New London Architecture

Built Environment Technology Expert Panel

Tuesday 08 November 2022

Camilla Siggaard Andersen

Urban Research Lead
Hassell

The second cycle of the NLA’s Built Environment Technology Expert Panel kicked off on October 31 with an engaging in-person meeting in The City Centre. While returning panel members shared their reflections on the previous year’s experience, new panel members brought fresh ideas and perspectives to the table, altogether enriching the discussion about the role that digital technology might play in shaping our capital’s future.

Barriers to adoption, the importance of metrics, and the opportunities for using digital technology in the context of community engagement emerged as recurring areas of interest, while issues associated with ownership structures and hardware implementation surfaced as new focal points demanding further exploration.

The latter two points are, of course, intricately connected, and both are key to enabling (or restricting) the digitalisation, and wider digital transformation, of the built environment sectors.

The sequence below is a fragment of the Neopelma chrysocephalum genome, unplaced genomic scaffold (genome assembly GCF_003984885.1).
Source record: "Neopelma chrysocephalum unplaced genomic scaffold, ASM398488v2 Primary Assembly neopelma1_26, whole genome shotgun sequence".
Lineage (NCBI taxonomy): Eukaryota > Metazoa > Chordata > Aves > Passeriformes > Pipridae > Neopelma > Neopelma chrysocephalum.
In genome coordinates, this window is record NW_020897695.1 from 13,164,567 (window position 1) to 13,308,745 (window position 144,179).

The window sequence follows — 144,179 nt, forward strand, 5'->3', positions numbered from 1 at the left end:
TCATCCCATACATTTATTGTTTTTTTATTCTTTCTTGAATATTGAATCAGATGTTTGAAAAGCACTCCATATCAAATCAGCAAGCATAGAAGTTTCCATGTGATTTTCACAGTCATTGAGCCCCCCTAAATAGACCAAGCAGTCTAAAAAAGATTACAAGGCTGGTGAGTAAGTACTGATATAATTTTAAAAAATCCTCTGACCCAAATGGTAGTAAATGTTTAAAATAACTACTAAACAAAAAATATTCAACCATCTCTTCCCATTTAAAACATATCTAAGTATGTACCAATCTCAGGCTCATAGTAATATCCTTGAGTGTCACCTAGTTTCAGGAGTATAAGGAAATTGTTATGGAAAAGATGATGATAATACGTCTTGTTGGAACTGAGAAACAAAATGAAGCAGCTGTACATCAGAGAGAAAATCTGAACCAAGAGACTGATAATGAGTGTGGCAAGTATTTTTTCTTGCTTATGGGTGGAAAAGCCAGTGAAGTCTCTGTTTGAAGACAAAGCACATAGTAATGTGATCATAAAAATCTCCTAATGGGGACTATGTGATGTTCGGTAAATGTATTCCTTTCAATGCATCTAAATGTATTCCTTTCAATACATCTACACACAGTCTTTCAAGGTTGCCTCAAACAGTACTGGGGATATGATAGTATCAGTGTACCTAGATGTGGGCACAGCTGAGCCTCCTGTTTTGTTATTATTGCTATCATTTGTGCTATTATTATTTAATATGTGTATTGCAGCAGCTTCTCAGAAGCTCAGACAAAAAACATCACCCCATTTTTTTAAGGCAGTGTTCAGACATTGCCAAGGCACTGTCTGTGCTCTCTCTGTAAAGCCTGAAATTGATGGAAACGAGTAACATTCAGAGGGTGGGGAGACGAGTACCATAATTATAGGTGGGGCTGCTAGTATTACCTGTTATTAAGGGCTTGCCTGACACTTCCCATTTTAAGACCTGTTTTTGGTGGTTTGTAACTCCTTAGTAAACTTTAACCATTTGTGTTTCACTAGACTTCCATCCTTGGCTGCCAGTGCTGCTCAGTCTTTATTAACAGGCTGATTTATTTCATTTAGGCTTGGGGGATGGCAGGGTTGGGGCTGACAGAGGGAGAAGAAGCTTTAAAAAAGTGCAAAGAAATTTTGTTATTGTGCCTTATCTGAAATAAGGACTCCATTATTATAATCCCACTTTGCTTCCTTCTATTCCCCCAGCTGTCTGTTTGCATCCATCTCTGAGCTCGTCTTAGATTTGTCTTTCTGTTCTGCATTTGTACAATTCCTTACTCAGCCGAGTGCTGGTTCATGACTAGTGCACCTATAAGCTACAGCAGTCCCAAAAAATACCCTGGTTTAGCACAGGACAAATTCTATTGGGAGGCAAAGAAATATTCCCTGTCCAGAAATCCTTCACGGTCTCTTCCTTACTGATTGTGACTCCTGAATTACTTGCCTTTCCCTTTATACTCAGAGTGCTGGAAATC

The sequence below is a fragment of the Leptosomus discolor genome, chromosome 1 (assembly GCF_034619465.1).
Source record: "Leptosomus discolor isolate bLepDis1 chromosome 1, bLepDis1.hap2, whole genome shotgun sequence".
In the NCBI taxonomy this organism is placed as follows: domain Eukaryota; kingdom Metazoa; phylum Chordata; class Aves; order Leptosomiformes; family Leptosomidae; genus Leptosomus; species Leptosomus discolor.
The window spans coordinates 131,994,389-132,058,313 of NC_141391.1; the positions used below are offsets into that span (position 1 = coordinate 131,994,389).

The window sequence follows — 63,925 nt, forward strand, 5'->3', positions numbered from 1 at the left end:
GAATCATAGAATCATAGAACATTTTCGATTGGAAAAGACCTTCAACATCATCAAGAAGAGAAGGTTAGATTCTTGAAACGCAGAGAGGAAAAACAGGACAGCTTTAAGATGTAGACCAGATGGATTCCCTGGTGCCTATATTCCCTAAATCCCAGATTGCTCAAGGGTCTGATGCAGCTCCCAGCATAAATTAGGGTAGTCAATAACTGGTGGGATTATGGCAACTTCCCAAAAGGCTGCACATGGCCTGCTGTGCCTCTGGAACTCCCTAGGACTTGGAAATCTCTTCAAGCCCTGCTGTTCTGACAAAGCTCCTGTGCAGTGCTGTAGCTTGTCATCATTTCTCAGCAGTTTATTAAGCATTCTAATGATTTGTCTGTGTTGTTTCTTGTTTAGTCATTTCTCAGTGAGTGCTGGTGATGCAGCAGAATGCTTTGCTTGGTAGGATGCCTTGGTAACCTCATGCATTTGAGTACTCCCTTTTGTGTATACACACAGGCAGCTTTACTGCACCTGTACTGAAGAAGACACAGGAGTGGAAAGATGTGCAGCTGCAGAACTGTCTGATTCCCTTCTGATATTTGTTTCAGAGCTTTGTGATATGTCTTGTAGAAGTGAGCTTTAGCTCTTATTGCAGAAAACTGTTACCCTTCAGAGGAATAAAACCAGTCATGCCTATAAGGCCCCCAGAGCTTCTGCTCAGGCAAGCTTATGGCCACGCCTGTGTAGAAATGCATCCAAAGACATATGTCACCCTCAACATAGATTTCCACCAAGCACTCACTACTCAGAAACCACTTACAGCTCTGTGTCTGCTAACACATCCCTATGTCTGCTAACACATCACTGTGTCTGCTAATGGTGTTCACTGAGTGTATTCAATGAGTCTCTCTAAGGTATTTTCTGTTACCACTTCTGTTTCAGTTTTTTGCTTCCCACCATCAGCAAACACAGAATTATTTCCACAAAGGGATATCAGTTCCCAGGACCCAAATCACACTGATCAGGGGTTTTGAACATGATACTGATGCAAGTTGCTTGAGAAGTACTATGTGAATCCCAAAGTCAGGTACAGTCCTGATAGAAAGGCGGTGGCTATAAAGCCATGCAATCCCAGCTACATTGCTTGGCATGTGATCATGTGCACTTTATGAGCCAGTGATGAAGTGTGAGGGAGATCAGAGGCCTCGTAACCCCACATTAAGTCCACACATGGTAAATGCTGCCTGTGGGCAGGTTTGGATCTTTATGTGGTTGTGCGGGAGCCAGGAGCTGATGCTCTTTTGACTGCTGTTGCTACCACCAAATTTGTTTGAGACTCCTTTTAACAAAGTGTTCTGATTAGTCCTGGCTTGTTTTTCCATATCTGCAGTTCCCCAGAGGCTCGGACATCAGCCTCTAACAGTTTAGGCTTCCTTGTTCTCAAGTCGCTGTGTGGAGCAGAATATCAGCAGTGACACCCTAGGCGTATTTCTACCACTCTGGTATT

As our reliance on data and digital systems grows, so do the physical requirements that this technology relies on. We need data centres to house servers and cooling systems, cables transmitting 0s and 1s to run beneath our streets, and a myriad of devices to continuously capture, and report on, the state of places, systems, and services. Every component has an owner, and every owner has considerable capital and operating costs to consider and potentially recover, for example by charging users (G. Network) or through advertising (Google). In addition, there is a carbon cost associated with all this technology infrastructure, which makes the continuous expansion of data storage and exchange increasingly unecological. 

It may be time to question to what extent a system which is primarily owned by private organisations can operate in the interest of public good, and to what extent the business models that currently dominate within the sector are compatible with public interests, planetary boundaries, and wider definitions of value.

We meet again on February 22nd to continue this conversation alongside our other focus areas.

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Camilla Siggaard Andersen

Urban Research Lead
Hassell


Built Environment Technology

#NLABuiltEnvironmentTech


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